“My father liked to speak English,” Michiko said. “He preferred it to his mother tongue. I never asked him why he liked English so much.” Even though she was staying nearby, with a college roommate who had immigrated to Oregon, she wouldn’t come to this store again, but then she didn’t know how she could leave her father lying in the cart. If only somebody saw him and screamed in surprise. If only somebody said there’s a man wearing spectacles and a bathrobe lying in your cart. But people walked by without looking at Michiko’s father, or at Michiko. They didn’t notice her. She had not been noticed, except by Watanabe-san, who had looked stricken when she’d told him she was leaving Japan for an “indefinite amount of time.”
“I feel like I’m burying my mother under all these things in my cart,” the woman said. “The truth is, I get so tired taking care of her that sometimes I wish she would die. Does that make me a bad daughter?”
“Hattori-san dou omotte?” Michiko said. “That’s what the father said to his daughter in that movie. It means, ‘Do you like Mr. Hattori?’ But it didn’t matter, because Mr. Hattori was already engaged to somebody else. My father knew all the lines from Ozu’s films. I think he wanted to be a movie director. He didn’t want to be a museum director at all.”
“That’s how I met Margaret,” Michiko’s father said. “She was sitting in front of me at the New York Film Festival, eating popcorn. She had red hair in a bun this high.” He waved his fingers over the pineapple. “I couldn’t see the screen. Instead of watching the movie, I watched her big hair, even when the screen got dark.”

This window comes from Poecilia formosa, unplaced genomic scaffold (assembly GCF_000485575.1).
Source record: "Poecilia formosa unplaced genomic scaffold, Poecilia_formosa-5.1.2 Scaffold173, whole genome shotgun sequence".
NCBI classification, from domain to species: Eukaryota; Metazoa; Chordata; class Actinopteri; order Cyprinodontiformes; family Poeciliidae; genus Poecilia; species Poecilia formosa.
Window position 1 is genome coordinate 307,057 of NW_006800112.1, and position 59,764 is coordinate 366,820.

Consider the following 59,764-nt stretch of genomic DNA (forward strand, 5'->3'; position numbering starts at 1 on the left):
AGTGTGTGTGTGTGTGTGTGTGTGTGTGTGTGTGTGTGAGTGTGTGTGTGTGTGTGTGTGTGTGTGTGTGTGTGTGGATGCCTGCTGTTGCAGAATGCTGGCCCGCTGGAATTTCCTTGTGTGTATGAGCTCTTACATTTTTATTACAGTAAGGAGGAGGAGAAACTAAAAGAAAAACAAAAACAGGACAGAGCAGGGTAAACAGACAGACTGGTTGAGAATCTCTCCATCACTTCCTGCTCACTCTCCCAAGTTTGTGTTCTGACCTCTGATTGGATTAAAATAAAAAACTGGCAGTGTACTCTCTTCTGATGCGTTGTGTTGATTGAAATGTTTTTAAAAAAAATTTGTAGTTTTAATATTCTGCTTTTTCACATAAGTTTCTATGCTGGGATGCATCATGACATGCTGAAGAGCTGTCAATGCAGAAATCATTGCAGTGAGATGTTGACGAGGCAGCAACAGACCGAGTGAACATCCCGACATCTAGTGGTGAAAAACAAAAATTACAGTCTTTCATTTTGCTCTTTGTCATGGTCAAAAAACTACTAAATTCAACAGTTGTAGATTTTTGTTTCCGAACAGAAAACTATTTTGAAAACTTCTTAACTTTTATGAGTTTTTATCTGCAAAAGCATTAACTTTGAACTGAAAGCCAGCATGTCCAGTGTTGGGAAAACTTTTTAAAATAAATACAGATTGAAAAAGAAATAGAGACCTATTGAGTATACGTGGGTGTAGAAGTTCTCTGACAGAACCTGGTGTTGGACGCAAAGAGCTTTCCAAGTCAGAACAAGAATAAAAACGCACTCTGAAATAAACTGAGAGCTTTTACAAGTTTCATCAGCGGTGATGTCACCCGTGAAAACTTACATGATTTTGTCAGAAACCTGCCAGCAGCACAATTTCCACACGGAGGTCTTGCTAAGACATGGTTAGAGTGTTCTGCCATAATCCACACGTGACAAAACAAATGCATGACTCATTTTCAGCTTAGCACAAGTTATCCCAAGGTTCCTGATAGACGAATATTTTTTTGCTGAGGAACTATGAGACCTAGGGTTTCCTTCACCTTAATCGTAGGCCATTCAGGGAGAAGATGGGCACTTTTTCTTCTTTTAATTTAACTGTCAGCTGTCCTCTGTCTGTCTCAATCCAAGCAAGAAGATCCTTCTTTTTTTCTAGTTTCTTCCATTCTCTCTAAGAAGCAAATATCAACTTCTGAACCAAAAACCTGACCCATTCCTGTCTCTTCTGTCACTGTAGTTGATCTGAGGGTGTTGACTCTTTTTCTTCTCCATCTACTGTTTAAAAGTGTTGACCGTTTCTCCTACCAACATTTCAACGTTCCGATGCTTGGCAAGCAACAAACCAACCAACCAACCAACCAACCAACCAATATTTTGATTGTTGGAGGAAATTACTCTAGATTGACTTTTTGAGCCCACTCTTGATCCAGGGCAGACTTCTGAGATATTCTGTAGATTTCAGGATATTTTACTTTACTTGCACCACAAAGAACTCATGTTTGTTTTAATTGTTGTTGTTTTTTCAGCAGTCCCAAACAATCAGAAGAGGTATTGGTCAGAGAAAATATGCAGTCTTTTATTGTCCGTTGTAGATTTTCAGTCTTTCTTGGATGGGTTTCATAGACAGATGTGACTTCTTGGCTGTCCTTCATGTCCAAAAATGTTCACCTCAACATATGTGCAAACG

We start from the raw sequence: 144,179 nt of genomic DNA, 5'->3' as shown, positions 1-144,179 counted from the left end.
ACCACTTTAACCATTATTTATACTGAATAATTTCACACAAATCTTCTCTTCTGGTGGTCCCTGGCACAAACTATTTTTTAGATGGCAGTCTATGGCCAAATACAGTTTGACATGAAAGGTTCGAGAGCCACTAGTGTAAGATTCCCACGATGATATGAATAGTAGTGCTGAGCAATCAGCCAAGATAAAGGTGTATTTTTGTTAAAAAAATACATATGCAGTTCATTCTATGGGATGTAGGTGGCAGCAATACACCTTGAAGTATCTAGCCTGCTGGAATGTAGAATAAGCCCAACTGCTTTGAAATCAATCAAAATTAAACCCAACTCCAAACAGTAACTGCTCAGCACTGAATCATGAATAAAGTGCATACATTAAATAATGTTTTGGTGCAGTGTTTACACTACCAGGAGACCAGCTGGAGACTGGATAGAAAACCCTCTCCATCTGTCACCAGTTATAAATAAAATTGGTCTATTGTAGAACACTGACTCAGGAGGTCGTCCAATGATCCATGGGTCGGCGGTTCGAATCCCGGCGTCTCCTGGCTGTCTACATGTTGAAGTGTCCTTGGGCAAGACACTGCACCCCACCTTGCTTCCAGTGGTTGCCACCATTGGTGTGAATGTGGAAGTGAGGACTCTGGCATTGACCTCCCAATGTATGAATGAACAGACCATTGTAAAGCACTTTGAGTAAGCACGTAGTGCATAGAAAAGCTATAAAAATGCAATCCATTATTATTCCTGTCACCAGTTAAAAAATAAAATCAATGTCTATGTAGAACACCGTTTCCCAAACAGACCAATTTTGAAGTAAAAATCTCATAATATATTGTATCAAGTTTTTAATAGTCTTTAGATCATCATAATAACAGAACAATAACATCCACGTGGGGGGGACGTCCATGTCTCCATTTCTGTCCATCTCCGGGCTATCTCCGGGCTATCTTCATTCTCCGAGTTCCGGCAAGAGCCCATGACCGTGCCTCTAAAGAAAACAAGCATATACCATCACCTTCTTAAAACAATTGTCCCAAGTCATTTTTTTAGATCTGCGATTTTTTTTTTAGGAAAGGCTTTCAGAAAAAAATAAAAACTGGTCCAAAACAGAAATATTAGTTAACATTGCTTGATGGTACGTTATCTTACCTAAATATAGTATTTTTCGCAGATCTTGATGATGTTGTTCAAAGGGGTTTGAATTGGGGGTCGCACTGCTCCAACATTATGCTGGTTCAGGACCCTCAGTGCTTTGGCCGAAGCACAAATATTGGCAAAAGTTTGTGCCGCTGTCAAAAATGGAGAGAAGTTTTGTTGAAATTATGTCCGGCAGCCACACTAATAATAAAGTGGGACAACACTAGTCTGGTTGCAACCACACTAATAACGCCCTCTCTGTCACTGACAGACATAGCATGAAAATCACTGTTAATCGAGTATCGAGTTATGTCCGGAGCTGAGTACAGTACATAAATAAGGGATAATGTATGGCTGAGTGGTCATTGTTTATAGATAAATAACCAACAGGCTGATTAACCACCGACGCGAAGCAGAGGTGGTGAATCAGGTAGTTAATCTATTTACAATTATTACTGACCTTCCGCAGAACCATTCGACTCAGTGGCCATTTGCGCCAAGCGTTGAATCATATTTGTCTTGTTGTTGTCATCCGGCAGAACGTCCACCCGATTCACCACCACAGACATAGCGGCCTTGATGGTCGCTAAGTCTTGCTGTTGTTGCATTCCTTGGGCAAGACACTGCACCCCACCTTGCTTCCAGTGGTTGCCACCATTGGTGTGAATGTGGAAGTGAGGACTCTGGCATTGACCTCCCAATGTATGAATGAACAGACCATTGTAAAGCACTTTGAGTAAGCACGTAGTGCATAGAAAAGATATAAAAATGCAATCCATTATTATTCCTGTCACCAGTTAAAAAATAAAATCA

“Larry loves the movies,” the woman said. “His favorite movie is Bonnie and Clyde.”
“Beautiful hair,” Michiko’s father said. “Her pride and joy. As you are mine.”
Michiko wasn’t sure exactly what her father had said. Something good. He had said something good about her; he had bestowed rare praise. But now he just looked tired. His dreamy look had been replaced by a weary one, as if death were wearing him out. The pineapple slipped from beneath his chin and rolled into the crook of his arm.
“I cooked pork for my father,” Michiko said. “Some Japanese don’t like meat, but he liked it too much.”
She bent over the cart, but couldn’t bear to touch her father again. Her mother had been ill. She saw things nobody else saw, talked to people nobody else could see. Michiko and her father had gone to visit her, together, when Michiko was a child. Her father always whispered in his wife’s ear. “I miss you,” he must have said. “Come home. We’re waiting. I miss you so much.” Michiko tried to lift the pineapple, but it remained in her father’s arms.